Freshman Stevens sparks Penn State’s upset of No. 21 Maryland |
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The Associated Press
Penn State's Lamar Stevens (right) is fouled by Maryland's Justin Jackson during the second half Tuesday, Feb., 7, 2017, in University Park. Penn State won 70-64.

UNIVERSITY PARK — Lamar Stevens considers himself a shooter now that he’s spent weeks in the gym working behind the 3-point line.

But Penn State’s freshman forward is more than that, and his performance in the Nittany Lions’ 70-64 victory over No. 21 Maryland on Tuesday night is a perfect case study.

Stevens scored 16 of his 25 points in the second half and helped the Nittany Lions keep one of the Big Ten’s best offenses out of sync all game. Stevens seemed to score at will from all angles and all parts of the court to lift Penn State to its fourth win over a top-25 opponent since last February.

“We put the ball inside to him. He made some good decisions,” Penn State coach Patrick Chambers said. “Posted up, a couple of (isolations). He did a nice job of playing patient and solid, and it’s good to have that guy we can put in.”

Tony Carr added 14 points, and Mike Watkins had 10 for the Nittany Lions (13-12, 5-7), who snapped a two-game skid.

Justin Jackson and Kevin Huerter scored 12 points each, and Melo Trimble added 11 for the Terrapins (20-4, 8-3), who lost their second in a row. Coming off a loss to No. 16 Purdue, Maryland struggled to convert on most of its possessions.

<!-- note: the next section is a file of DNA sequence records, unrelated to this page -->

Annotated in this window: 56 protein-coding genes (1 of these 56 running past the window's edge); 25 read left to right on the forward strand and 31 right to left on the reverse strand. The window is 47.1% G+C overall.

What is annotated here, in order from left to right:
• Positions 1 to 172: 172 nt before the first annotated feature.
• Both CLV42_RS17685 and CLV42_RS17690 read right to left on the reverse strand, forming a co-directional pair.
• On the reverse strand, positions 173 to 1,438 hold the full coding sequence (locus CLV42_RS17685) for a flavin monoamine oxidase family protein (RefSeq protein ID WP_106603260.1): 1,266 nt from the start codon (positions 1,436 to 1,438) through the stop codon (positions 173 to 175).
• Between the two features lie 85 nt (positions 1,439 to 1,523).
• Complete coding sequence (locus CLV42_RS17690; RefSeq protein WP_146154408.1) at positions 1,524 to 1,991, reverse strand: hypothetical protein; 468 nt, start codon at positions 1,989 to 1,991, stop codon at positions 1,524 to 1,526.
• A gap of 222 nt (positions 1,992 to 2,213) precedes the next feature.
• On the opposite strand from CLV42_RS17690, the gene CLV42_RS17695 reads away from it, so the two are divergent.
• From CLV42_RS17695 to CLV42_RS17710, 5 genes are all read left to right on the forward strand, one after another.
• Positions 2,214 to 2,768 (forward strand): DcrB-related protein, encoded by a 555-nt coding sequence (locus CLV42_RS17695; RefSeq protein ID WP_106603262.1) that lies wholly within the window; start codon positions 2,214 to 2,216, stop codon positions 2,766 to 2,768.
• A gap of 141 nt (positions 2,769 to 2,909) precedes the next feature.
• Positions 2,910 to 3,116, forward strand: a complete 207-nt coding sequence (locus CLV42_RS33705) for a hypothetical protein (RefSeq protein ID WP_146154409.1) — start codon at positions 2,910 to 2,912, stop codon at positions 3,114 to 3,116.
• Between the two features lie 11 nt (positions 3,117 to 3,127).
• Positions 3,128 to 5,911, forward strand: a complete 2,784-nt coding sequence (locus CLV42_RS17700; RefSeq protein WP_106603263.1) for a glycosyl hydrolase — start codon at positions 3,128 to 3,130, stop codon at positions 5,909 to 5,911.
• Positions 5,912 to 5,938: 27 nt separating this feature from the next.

Inside, Penn State clogged the paint with Stevens, Watkins and Julian Moore, and the Terps made just 20 of 59 shots. The Nittany Lions also forced 13 turnovers.

“Penn State was better than us tonight,” Maryland coach Mark Turgeon said. “They deserved to win. We couldn’t get it going. We never had it.”

Until late.

Though the Nittany Lions led for all but 1 minute, 48 seconds and by as many as 14 points with 9:59 remaining, the Terps cut the lead to 62-58 with 3:26 left after Jackson and Jaylen Brantley hit consecutive 3s.

But a layup from Nazeer Bostick and six combined free throws from Carr, Stevens and Josh Reaves kept the game out of reach.

Trimble entered the game as the Big Ten’s fifth-leading scorer and looked like he would keep up his 17.2 points-per-game pace. He drained his first three shots and added a free throw and led all scorers with eight points with the game tied 10-10.

But the sharpshooting guard went 1 for 10 from the field the rest of the way and had just one point — a free throw — in the second half despite playing 31 minutes.

“It was a strange night,” Turgeon said. “I do think he forced a couple. You know, he’s doing what I asked him to do. I’m saying drive the ball. We got into double bonus early and we’ve got to step up and make free throws. We make our layups and free throws, it’s a lot closer there at the end. Melo was trying hard.”

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